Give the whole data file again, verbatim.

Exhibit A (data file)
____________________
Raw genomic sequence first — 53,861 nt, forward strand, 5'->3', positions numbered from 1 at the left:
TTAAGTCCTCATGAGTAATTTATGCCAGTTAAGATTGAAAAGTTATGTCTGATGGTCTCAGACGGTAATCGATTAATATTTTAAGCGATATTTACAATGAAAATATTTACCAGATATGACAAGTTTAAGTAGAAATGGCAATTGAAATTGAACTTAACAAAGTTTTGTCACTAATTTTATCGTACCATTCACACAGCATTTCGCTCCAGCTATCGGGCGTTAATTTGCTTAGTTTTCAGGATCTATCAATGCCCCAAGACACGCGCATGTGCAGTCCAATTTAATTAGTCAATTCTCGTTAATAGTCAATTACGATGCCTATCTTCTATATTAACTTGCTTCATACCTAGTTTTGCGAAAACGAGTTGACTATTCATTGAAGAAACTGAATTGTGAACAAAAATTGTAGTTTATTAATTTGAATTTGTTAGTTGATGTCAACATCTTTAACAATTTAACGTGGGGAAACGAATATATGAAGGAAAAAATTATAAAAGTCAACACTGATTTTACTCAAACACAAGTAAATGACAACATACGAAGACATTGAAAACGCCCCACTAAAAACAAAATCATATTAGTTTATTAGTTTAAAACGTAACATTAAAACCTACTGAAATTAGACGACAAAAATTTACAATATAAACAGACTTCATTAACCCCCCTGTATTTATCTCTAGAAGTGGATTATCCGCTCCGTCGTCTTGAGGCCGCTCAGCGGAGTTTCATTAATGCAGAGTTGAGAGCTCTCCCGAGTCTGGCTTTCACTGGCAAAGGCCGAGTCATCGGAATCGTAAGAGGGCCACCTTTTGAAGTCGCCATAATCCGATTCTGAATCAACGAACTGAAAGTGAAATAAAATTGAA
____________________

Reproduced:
Raw genomic sequence first — 53,861 nt, forward strand, 5'->3', positions numbered from 1 at the left:
TTAAGTCCTCATGAGTAATTTATGCCAGTTAAGATTGAAAAGTTATGTCTGATGGTCTCAGACGGTAATCGATTAATATTTTAAGCGATATTTACAATGAAAATATTTACCAGATATGACAAGTTTAAGTAGAAATGGCAATTGAAATTGAACTTAACAAAGTTTTGTCACTAATTTTATCGTACCATTCACACAGCATTTCGCTCCAGCTATCGGGCGTTAATTTGCTTAGTTTTCAGGATCTATCAATGCCCCAAGACACGCGCATGTGCAGTCCAATTTAATTAGTCAATTCTCGTTAATAGTCAATTACGATGCCTATCTTCTATATTAACTTGCTTCATACCTAGTTTTGCGAAAACGAGTTGACTATTCATTGAAGAAACTGAATTGTGAACAAAAATTGTAGTTTATTAATTTGAATTTGTTAGTTGATGTCAACATCTTTAACAATTTAACGTGGGGAAACGAATATATGAAGGAAAAAATTATAAAAGTCAACACTGATTTTACTCAAACACAAGTAAATGACAACATACGAAGACATTGAAAACGCCCCACTAAAAACAAAATCATATTAGTTTATTAGTTTAAAACGTAACATTAAAACCTACTGAAATTAGACGACAAAAATTTACAATATAAACAGACTTCATTAACCCCCCTGTATTTATCTCTAGAAGTGGATTATCCGCTCCGTCGTCTTGAGGCCGCTCAGCGGAGTTTCATTAATGCAGAGTTGAGAGCTCTCCCGAGTCTGGCTTTCACTGGCAAAGGCCGAGTCATCGGAATCGTAAGAGGGCCACCTTTTGAAGTCGCCATAATCCGATTCTGAATCAACGAACTGAAAGTGAAATAAAATTGAA